For most people attending the NIk Summit, one of the things they were most excited about was listening to photography legend Joe McNally (author of The Moment it Clicks and Hot Shoe Diaries) give a keynote, and he didn’t disappoint. Joe showed off his amazing collection of photos and shared some great stories that both made you laugh and also understand how difficult his career has been. Perhaps the most shocking detail to come out of the presentation is just how poorly National Geographic pays legends like Joe. Go to Joe’s Corporate portfolio at http://portfolio.joemcnally.com/ and take a look at slide 3. To do this amazing shoot Joe shocked the crowed that he was paid only $650, which made every well paid person in the audience wishing to become a photographer swallow a big dose of reality.

Overall Joe’s presentation was everything you’d hope for in a keynote of this type, and he was enough to take photos with everyone despite feeling under the weather. Here’s a shot of him with Vincent Versace (left) and most of the Nik Software team on hand at the Nik Summit:


I’d like to start by disclosing that Nik Software paid for my airline ticket and admission to this event as I’ve been a big fan of their products and my blog has helped to bring them new business. This gave me the opportunity to attend this event in San Diego when I probably wouldn’t have made it. The team at Nik Software let me blend in with the crowd and attend this event the same way you would, and I can say with all honesty that it was very well done.

There was surprisingly little attention placed on Nik Software products in their attempt to avoid making this seem like a big marketing event, but honestly I think they went too far in that extreme. I think some hands on workshops and more time from the wonderful Janice Wendt showing the amazing things you can do with Nik Software products would have been a welcome addition, to her conflicting mini-sessions. In addition, everyone in attendance – including the Nik staff, quickly realized that they tried to do too much in too little time in the attempt to create value. Instead, it just wore everyone out making people so tired in the evenings that it was very hard to enjoy the one on one time with the pros at the fireside chats.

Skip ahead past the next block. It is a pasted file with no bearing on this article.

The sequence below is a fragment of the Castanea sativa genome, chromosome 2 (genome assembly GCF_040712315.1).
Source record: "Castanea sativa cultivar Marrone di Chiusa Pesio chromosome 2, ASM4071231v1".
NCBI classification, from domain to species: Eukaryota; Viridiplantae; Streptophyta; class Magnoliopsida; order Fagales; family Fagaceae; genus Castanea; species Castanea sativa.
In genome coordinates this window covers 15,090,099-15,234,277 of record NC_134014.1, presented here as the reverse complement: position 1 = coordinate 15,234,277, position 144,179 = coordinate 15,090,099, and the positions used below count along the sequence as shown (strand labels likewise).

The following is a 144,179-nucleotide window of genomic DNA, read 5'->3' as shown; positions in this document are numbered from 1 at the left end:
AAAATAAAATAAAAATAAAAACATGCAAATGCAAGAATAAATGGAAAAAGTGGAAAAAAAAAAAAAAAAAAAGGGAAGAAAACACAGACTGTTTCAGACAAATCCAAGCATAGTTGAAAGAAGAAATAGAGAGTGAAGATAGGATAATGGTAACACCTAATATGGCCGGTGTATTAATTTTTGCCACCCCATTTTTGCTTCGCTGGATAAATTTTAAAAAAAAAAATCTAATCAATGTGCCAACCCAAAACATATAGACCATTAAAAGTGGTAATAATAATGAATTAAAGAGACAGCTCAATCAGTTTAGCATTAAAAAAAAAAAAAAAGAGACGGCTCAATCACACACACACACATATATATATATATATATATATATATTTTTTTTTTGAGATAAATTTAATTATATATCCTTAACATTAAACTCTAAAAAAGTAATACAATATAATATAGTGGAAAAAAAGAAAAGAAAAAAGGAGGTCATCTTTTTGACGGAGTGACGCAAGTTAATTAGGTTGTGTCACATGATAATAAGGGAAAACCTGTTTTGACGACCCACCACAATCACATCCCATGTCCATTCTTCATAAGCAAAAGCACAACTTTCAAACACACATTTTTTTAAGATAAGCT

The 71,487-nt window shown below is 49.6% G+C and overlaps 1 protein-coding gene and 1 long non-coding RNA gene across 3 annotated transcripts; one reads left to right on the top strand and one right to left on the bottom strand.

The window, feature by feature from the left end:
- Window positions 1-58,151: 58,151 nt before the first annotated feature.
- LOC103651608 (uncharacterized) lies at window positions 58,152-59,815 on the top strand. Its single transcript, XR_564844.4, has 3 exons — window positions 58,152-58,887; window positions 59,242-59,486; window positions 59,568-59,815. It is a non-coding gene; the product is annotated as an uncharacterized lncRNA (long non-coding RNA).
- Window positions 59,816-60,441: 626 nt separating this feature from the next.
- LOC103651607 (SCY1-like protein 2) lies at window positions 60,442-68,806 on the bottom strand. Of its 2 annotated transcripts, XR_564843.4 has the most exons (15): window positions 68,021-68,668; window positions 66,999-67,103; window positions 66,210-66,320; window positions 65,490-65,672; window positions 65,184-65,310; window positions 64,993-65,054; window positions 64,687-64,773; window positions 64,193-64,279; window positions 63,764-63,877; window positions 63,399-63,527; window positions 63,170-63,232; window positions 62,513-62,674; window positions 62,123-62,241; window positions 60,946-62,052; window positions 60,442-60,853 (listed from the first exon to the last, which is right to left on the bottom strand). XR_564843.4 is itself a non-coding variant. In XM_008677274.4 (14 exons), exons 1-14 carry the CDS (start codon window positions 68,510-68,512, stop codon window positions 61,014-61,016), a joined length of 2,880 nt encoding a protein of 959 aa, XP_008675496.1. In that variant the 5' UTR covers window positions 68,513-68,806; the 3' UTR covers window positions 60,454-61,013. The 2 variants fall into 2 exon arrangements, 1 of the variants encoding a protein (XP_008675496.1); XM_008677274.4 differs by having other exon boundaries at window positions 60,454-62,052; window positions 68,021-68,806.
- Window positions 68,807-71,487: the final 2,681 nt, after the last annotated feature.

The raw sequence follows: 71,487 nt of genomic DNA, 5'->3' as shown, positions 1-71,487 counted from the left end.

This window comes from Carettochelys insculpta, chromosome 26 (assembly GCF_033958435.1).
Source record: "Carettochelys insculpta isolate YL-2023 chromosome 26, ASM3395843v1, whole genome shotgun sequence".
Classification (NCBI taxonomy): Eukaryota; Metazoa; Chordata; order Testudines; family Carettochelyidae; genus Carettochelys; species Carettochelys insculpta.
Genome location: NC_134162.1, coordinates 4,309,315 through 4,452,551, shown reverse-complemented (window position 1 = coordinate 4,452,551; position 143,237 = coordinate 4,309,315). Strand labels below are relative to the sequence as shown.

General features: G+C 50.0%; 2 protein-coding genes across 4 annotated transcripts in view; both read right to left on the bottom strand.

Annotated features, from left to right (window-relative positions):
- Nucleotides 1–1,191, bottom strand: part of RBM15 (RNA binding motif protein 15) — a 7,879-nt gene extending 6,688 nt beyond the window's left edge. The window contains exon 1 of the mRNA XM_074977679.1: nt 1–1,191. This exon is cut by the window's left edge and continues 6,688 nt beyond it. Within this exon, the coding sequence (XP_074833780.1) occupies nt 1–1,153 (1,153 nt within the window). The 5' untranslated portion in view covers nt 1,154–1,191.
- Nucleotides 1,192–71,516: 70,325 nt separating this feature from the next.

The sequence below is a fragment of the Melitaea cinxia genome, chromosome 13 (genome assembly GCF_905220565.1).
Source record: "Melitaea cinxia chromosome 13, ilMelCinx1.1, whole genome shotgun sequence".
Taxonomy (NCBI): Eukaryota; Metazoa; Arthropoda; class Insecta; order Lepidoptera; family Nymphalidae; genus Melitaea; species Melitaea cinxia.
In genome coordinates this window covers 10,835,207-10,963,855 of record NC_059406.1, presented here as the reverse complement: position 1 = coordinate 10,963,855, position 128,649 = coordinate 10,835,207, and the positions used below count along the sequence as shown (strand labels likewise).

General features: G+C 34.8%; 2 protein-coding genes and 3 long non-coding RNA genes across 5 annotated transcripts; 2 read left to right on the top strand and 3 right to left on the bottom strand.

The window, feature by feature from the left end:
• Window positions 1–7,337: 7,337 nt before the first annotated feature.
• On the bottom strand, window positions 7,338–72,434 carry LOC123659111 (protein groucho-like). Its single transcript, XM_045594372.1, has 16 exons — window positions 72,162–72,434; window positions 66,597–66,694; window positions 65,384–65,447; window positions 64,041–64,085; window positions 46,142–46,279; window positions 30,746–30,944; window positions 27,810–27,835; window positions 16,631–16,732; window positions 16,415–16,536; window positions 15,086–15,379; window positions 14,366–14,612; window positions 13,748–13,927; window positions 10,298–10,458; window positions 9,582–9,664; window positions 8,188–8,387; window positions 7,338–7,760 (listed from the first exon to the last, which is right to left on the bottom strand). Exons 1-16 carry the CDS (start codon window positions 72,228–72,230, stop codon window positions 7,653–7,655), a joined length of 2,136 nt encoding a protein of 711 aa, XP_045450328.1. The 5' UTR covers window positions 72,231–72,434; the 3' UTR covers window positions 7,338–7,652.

I’ve spoken with the leaders of Nik Software and they are well aware of the concerns I have, and that my concerns are not unique. They share those concerns, and this was their first attempt where they learned a lot. However, I think everyone who attended enjoyed themselves and thought it was a great value.

Another summit is already in the works

I don’t expect the next event to be without its own unique growing pains either, but I am confident from what I saw here that it will be a great success. If you are within driving distance (or a cheap flight) from wherever that next Nik Summit occurs, I’d say it should be a no brainer on your things to do list. If the travel expenses will be significant, then you might want to hold off as I suspect that another event near you will happen at some point in the future.

Kudos to Team Nik for putting Photography First

I’d like to thank team at Nik Software, Tony Sweet, Vincent Versace, Douglas Dubler, and especially Rick Sammon for their time and knowledge that they shared with me at this event. I was pleased to see that every attendee had such great access to these big name pros. It was a great event and one that I would have felt was worth it had I paid my own money for it, so I encourage you to consider doing the same in the future.

About the photos in this article

All of the photos in this article were snapshots (none were staged) taken during the second full day of the Nik Summit using a Canon 1D Mark IV and all but the group shots were taken with the new Canon 70-200mm f/2.8L IS II USM lens. The photos were all processed using the Nik Software Complete Collection Ultimate Edition in Adobe Photoshop CS4 on a Lenovo Thinkpad W701ds laptop (W700ds article here) in less than 10 minutes each.